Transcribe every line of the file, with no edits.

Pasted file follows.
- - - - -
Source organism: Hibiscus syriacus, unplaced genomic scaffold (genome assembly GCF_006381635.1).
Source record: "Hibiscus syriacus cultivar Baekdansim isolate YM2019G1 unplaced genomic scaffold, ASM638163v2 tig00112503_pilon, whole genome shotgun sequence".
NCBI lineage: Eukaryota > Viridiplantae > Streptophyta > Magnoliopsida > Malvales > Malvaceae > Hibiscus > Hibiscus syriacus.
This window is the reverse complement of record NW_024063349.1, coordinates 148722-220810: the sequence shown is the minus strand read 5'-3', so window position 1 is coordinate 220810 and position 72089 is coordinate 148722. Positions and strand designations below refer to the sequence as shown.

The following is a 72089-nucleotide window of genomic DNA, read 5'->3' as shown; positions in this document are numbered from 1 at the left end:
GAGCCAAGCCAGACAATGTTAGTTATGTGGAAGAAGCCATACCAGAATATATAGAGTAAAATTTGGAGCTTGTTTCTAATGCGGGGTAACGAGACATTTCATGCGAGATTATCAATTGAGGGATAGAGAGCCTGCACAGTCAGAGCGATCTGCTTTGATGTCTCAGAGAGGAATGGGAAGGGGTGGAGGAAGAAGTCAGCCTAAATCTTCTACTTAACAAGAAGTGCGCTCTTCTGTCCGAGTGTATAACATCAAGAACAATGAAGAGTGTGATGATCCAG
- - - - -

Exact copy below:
Source organism: Hibiscus syriacus, unplaced genomic scaffold (genome assembly GCF_006381635.1).
Source record: "Hibiscus syriacus cultivar Baekdansim isolate YM2019G1 unplaced genomic scaffold, ASM638163v2 tig00112503_pilon, whole genome shotgun sequence".
NCBI lineage: Eukaryota > Viridiplantae > Streptophyta > Magnoliopsida > Malvales > Malvaceae > Hibiscus > Hibiscus syriacus.
This window is the reverse complement of record NW_024063349.1, coordinates 148722-220810: the sequence shown is the minus strand read 5'-3', so window position 1 is coordinate 220810 and position 72089 is coordinate 148722. Positions and strand designations below refer to the sequence as shown.

The following is a 72089-nucleotide window of genomic DNA, read 5'->3' as shown; positions in this document are numbered from 1 at the left end:
GAGCCAAGCCAGACAATGTTAGTTATGTGGAAGAAGCCATACCAGAATATATAGAGTAAAATTTGGAGCTTGTTTCTAATGCGGGGTAACGAGACATTTCATGCGAGATTATCAATTGAGGGATAGAGAGCCTGCACAGTCAGAGCGATCTGCTTTGATGTCTCAGAGAGGAATGGGAAGGGGTGGAGGAAGAAGTCAGCCTAAATCTTCTACTTAACAAGAAGTGCGCTCTTCTGTCCGAGTGTATAACATCAAGAACAATGAAGAGTGTGATGATCCAG